Why are some substances gases at room temperature, but others are liquid or solid?
The answers lie in……… Intermolecular Forces
Intermolecular forces may be attractive or repulsive. Johannes D van der Waals, Dutch, was the first to postulate intermolecular forces in developing a theory to account for properties of real gases.
London Forces (Dispersion Forces) These arise from temporary variations in electron density in atoms and molecules. At any instant , the electron distribution may be unsymmetrical and hence produce an instantaneous dipole. This can cause an induced transient dipole in the neighbouring molecule and cause the molecules to be attracted.
Dispersion forces are present between all molecules , whether polar or non-polar. Dispersion forces are stronger in molecules that are easily polarizable. Larger and heavier molecules exhibit stronger dispersion forces than smaller and lighter ones.
Shapes of molecules affect magnitude of dispersion forces The cylindrical shape of n-pentane has greater surface area .Hence, n-pentane has greater London forces . The spherical shape of neo-pentane has lesser surface area. So, it has lesser London attractive forces.
Dipole-dipole forces(Keesom Forces) These forces arise due to interaction between oppositely charged ends of polar molecules. Greater the dipole moment of molecules , greater are the forces of attraction.
Dipole-induced dipole forces These operate between polar molecules having permanent dipole and the molecules having no permanent dipole.The polar molecule induces a dipole in the neighbouring non-polar molecule.The interaction energy depends on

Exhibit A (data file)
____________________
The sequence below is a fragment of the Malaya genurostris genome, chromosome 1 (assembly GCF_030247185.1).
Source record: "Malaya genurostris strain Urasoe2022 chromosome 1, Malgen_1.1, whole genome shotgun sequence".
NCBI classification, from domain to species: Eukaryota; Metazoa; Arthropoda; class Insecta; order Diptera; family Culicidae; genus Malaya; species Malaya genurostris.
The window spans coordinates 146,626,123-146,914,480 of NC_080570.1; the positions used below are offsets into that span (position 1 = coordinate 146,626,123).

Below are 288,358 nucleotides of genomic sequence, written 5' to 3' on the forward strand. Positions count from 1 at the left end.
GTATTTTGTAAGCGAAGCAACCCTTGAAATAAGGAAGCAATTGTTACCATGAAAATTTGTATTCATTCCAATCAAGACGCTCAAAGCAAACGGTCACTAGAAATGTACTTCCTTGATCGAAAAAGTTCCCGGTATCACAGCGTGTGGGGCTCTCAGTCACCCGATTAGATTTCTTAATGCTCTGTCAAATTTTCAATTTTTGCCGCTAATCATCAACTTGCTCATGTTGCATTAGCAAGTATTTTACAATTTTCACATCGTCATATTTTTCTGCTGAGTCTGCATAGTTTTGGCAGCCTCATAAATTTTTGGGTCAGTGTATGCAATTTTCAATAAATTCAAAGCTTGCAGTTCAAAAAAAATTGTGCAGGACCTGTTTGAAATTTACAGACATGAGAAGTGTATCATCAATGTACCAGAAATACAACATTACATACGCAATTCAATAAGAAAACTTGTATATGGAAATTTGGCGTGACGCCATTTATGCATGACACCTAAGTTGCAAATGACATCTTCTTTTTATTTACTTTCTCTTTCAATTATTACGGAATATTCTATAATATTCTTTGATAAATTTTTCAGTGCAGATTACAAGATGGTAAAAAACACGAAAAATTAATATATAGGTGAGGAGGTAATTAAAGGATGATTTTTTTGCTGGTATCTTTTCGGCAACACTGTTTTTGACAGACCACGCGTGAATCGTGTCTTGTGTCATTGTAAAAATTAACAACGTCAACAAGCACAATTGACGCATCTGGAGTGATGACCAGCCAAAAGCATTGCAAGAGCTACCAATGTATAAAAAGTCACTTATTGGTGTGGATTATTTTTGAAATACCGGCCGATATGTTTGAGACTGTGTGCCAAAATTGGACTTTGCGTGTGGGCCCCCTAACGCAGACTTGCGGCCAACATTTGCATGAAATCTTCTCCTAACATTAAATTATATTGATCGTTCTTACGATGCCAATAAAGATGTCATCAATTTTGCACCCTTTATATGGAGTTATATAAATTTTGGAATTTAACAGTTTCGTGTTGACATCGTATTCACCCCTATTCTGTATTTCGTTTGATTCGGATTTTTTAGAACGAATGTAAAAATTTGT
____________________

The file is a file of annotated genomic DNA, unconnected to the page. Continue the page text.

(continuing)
Conditions for Hydrogen Bond formation A hydrogen atom attached to a relatively electronegative atom is a hydrogen bond donor. This electronegative atom is usually fluorine, oxygen, or nitrogen. An electronegative atom such as fluorine, oxygen, or nitrogen is a hydrogen bond acceptor, regardless of whether it is bonded to a hydrogen atom or not.
HYDROGEN FLUORIDE In the solid state , hydrogen fluoride consists of long zig-zag chains of molecules associated together by hydrogen bonding. Hence, hydrogen fluoride molecule can also be represented as (HF)n. However, in gaseous or liquid state , the chain becomes linear.
Alcohols have high miscibility in water due to formation of intermolecular hydrogen bonds between water and alcohol molecules.
Higher melting and boiling points Dramatically higher boiling points of NH3, H2O, and HF compared to the heavier analogues PH3, H2S, and HCl.
Hydrogen bonding in CHCl3? A hydrogen attached to carbon can also participate in hydrogen bonding when the carbon atom is bound to electronegative atoms, as is the case in chloroform, CHCl3. The electronegative atom attracts the electron cloud from around the hydrogen nucleus and, by decentralizing the cloud, leaves the atom with a positive partial charge. Because of the small size of hydrogen relative to other atoms and molecules, the resulting charge, though only partial, nevertheless represents a large charge density. A hydrogen bond results when this strong positive charge density attracts a lone pair of electrons on another heteroatom, which becomes the hydrogen-bond acceptor.
Intramolecular Hydrogen Bonding When hydrogen bonding exists within the molecule it is called intramolecular hydrogen bonding. In such type of hydrogen bonding two groups of the same molecule link through hydrogen bond, forming a stable five or six membered ring structure e.g.,salicylaldehyde, o-chlorophenol, acetylacetone, ethylacetoacetate etc.
This intramolecular hydrogen bonding was first called chelation (after the Greek word "Chela" meaning, claw) because in the same molecule the formation of a ring hydrogen bonding is a pincer like action resembling the closing of a Crab's claw. Some more examples of intramolecular hydrogen bonding are :